No sooner had Kenya and Southern Sudan put pen to paper during the week, signing a deal to construct a pipeline from the oil fields in Southern Sudan to the planned new port in Lamu, did a civic group Save Lamu emerge and file legal action against the government seeking to prevent any construction from going ahead.

The group, an umbrella body of about a dozen or so civic organizations and NGOs representing communities and interest in keeping the UNESCO World Heritage Site Lamu as it is. A number of allegations were made against the processes put in place, with claims that local communities were not only not consulted but faced large scale evictions from their ancestral lands in the absence of ever having been given title deeds to their land.

Land speculation and tricked or forced sales also featured in the complaints with Save Lamu representatives claiming that plans are in place to drive off residents and evacuate entire villages in the name of progress and development. Said a regular conservation source from Nairobi yesterday:

They have a right to be consulted and heard when it comes to their ancestral land. They have a right to know what government is planning. No environmental impact studies have been submitted for public scrutiny, it is all done under a cloud of secrecy aimed to keep the truth from everyone but the main beneficiaries of the project, land speculators, deal brokers and collectors of brief cases and brown envelopes. The new constitution gives Kenyans rights and those rights will be claimed in court now. Government has started to resort to intimidation and we expect them to use covert methods to get their way. There is even suspicion they may use the Somali question to pretend clearing Lamu from Al Shabab elements and yet it will be innocent villagers driven off their land to make way for forced acquisition of large tracts of land needed for the port, railway head, roads and infrastructure. The only good thing is that our judiciary is now more independent and might just put an end to this all before it starts.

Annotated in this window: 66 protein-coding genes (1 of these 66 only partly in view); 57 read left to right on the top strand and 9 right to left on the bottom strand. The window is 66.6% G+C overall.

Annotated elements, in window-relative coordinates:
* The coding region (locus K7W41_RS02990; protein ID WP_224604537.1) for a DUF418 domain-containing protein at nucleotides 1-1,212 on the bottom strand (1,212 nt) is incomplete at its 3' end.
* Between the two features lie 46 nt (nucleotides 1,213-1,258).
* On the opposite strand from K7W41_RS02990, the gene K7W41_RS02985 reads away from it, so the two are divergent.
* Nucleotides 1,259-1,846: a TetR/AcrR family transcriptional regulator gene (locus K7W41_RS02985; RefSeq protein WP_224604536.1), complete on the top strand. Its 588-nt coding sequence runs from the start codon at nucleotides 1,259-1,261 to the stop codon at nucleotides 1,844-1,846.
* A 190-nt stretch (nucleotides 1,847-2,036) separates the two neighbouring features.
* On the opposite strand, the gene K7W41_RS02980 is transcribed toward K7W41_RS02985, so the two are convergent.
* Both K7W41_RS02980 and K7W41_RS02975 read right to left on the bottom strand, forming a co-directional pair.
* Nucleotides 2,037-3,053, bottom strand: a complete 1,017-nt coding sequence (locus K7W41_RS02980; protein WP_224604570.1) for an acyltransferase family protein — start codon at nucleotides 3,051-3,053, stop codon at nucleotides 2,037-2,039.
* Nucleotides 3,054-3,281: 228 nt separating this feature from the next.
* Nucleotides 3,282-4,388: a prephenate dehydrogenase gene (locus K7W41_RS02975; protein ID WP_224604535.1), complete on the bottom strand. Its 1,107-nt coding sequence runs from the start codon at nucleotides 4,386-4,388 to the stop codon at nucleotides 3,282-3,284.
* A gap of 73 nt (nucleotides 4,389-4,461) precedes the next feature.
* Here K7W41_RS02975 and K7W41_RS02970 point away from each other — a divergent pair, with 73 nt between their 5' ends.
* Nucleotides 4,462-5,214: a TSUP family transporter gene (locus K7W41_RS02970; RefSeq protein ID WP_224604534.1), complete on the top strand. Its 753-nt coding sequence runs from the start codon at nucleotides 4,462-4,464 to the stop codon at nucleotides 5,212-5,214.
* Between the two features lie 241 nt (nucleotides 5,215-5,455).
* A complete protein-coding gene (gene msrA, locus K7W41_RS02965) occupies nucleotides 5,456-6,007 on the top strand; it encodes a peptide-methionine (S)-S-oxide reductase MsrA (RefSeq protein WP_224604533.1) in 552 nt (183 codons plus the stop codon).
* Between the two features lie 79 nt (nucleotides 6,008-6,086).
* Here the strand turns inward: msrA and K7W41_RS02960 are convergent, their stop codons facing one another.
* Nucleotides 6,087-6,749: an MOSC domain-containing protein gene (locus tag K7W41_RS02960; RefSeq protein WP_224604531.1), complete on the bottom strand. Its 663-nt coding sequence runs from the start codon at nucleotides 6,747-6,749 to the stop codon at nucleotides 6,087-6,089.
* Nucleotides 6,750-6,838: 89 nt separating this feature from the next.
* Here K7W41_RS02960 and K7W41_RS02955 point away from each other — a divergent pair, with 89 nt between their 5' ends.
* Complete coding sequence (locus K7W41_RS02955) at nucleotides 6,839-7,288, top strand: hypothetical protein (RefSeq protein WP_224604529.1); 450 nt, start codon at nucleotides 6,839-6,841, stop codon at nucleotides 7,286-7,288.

Local members of parliament too voiced their concern that their constituents were not granted participation or representation at the various stages of planning the project so far raising the prospect of having the matter raised in parliament with the option of forming a special committee to investigate community claims alongside the court case, derailing the ambitious time frame announced during the week for the ground breaking and for construction to commence. Watch this space.

By Wolfgang H. Thome

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